Don Dickmann: Awarded for Outstanding Contributions to Forestry

Professor Emeritus Don Dickmann was recently recognized with the MSU Faculty Emeriti Association Award for Outstanding Contributions by an Individual.

From left: Provost June Pierce Youatt, Professor Emeritus Don Dickmann and President Lou Anna K. Simon

“We survived,” said Professor Emeritus Don Dickmann about helping MSU Department of Forestry through a restructuring process in 2010 and 2011. “I take no credit for turning that situation around. We worked as a team around here. I was just the team leader. We had a very strong core faculty,” he said. Dickmann’s humble emphasis on faculty and staff collaboration illustrates why Forestry is growing and why he has helped shaped its success – Forestry is stronger as a department.

Dickmann was recently recognized with the MSU Faculty Emeriti Association Award for Outstanding Contributions by an Individual. He has spent more than four decades serving MSU through his contributions to forestry research and education. He retired not just once, but twice from MSU Forestry (in 2004 and 2011 respectively). He has a legacy of achievements at the Department.

Some of his retirement accomplishments include co-teaching and curriculum development for the Department’s most popular class (FOR 101: Michigan’s Forests), teaching silviculture and forest ecology, advising doctoral students, co-authoring Forestry Field Studies: A Manual for Science Teachers and The Forests of Michigan, outreach presentations, editor of the MSU Forester (the annual Forestry Newsletter), collaboratively organizing the A. K. Chittenden Forestry Cabin Memorial celebration, being State Chair (2005) and Science and Technology Board member (2008-10) of the Society of American Foresters, achieving the appointment of 2007 Society of American Foresters Fellow (the highest recognition of the national professional society) and other activities.   

Dickmann started at MSU in December of 1973 as associate professor of Silviculture. He has had a long career in engaging students, scholarship and being a part of the evolution of Forestry. “I’ve seen some changes. I’ve seen water go under the dam, or over the dam, so to speak,” he said. He has been a part of department fluctuations – from changes in leadership to teaching forestry students in an online classroom.

He also helped navigate the Department along its current path of revitalization. From May 2010-June 2011, he became acting chairperson following the abrupt departure of his predecessor. “There were a lot of things that worked in our favor. Many administrators and faculty believed that Forestry should continue to be part of the College of Agriculture and Natural Resources,” he said. Other important contributors to success were Forestry’s legacy, a strong alumni organization, individual alumni supporters, committed faculty and “a little bit of luck involved in there,” he said.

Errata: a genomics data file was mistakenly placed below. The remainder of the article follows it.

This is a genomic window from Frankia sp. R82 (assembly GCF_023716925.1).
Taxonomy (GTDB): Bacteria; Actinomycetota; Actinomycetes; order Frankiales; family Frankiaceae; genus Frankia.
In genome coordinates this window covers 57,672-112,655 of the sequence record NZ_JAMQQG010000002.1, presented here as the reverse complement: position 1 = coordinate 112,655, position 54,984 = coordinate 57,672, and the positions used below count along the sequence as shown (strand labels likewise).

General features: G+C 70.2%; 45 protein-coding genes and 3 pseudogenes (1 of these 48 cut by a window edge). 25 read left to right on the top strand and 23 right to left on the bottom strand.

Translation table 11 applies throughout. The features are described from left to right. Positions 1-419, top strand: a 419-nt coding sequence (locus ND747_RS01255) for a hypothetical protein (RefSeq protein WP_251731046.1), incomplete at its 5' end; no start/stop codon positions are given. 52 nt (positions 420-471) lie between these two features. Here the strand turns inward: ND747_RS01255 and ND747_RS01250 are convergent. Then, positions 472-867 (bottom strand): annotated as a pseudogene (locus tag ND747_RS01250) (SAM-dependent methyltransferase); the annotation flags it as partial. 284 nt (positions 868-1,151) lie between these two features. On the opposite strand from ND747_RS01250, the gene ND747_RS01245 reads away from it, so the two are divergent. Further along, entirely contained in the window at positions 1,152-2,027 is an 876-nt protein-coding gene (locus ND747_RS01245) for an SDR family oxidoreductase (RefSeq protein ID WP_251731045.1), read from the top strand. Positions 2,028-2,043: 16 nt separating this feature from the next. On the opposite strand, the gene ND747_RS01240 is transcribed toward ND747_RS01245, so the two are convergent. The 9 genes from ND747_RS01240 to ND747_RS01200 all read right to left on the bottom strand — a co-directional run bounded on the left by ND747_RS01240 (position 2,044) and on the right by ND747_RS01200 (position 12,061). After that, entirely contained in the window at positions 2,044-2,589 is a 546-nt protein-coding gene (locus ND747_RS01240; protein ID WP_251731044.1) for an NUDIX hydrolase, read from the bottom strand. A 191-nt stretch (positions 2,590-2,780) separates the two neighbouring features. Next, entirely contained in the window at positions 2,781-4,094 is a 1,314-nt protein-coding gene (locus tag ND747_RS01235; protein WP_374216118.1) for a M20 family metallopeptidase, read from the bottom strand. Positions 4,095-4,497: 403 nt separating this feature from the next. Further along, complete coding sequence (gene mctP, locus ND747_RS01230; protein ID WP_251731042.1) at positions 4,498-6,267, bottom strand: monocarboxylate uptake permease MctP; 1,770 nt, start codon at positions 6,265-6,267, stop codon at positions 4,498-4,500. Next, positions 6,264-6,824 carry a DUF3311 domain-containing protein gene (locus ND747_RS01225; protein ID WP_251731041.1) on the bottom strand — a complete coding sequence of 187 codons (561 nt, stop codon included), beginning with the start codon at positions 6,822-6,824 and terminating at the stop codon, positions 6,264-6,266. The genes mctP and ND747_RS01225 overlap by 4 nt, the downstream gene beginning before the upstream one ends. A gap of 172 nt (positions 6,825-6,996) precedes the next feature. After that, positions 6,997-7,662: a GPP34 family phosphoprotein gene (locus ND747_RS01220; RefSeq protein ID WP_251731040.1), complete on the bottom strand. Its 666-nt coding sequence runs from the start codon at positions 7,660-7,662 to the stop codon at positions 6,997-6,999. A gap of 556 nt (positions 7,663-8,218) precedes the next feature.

Helping Forestry through a time of transition wasn’t the only challenge he faced in retirement. During his time as acting chair, Dickmann was battling cancer. “Beginning in June 2010 … I started seven weeks of radiation therapy, which is the worst thing I’ve ever been through,” he said. “I look back on that and being engaged and actively working was good for me because otherwise I would have been sitting around thinking how terrible my situation was.” He survived his battle with cancer and also helped MSU Forestry survive a time of uncertainty.

He is optimistic for MSU Forestry because our graduates are dedicated students who can face the challenges of climate change, adaptability and exotic invasive species. “Foresters are going to have to be able to react in a positive way to those changes and deal with them. Change is not always something that people are anxious for, but it does happen. It happens all the time,” he said. Dickmann is hopeful for the future because of the leadership of Dr. Richard Kobe, department dhair. The department is increasing enrollment by adapting to evolving needs of the forestry community and preparing students for employment.  

“There’s no end of challenges facing foresters as we go into the future, but people love forests, they love to be in forests, they love to recreate in them, they love to watch them, they love the change of the seasons, and they need wood products, so we’re always going to have a job to do,” he said. Thanks to dedicated educators and researchers like Donald Dickmann, MSU Forestry will survive.

Did you find this article useful?

You Might Also Be Interested In